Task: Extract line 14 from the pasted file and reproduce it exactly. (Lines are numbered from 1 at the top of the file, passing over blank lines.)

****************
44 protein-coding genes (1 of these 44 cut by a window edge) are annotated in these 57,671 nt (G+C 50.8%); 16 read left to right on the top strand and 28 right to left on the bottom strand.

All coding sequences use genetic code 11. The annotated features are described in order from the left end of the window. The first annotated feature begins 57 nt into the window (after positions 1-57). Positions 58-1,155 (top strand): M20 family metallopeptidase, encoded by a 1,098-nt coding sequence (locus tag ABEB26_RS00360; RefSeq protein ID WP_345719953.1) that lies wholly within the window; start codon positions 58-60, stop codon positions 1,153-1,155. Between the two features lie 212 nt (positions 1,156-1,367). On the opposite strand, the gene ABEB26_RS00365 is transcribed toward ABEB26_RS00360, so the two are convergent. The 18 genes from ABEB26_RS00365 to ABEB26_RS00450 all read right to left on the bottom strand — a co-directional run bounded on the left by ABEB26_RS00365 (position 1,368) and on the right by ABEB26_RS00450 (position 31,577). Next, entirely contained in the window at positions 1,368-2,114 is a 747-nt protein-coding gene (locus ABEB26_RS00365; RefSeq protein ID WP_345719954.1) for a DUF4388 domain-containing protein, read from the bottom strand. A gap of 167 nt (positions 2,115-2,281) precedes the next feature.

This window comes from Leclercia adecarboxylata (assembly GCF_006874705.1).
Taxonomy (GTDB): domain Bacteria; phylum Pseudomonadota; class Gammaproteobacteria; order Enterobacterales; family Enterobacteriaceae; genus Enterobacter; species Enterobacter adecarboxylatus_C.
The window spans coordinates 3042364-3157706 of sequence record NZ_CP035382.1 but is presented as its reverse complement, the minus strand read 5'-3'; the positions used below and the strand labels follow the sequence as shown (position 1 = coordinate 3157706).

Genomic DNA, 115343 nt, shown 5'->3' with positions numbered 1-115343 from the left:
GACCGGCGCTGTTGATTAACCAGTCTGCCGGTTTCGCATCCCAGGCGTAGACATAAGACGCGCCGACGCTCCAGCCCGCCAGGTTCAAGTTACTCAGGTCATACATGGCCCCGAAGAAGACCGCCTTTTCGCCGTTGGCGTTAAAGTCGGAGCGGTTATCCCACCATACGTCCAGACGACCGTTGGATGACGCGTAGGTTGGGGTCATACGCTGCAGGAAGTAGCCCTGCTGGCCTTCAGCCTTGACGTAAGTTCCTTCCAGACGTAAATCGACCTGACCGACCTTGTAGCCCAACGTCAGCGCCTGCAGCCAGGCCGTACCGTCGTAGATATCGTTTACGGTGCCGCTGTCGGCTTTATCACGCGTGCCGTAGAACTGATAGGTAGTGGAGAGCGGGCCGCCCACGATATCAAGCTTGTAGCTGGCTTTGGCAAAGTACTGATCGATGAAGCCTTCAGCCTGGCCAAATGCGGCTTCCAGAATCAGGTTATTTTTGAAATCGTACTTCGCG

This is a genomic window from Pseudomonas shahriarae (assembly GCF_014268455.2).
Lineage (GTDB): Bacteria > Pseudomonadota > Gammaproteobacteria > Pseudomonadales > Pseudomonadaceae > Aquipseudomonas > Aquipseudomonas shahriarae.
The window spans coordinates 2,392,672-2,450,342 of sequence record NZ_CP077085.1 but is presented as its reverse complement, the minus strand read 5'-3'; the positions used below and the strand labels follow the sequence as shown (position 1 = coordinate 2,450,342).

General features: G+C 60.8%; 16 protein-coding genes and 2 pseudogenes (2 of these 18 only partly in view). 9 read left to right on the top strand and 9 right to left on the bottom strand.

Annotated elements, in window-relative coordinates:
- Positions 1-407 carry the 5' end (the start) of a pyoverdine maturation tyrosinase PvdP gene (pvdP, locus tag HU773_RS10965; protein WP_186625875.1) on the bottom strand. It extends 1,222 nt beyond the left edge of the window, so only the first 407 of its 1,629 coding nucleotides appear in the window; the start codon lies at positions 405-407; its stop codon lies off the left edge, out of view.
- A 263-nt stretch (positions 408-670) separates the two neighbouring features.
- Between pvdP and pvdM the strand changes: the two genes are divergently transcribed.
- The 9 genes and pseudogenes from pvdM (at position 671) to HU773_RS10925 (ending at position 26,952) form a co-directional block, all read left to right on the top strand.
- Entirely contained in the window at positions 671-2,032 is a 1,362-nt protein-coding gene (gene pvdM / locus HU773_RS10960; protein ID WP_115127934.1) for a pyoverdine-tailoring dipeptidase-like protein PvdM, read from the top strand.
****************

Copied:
- A 263-nt stretch (positions 408-670) separates the two neighbouring features.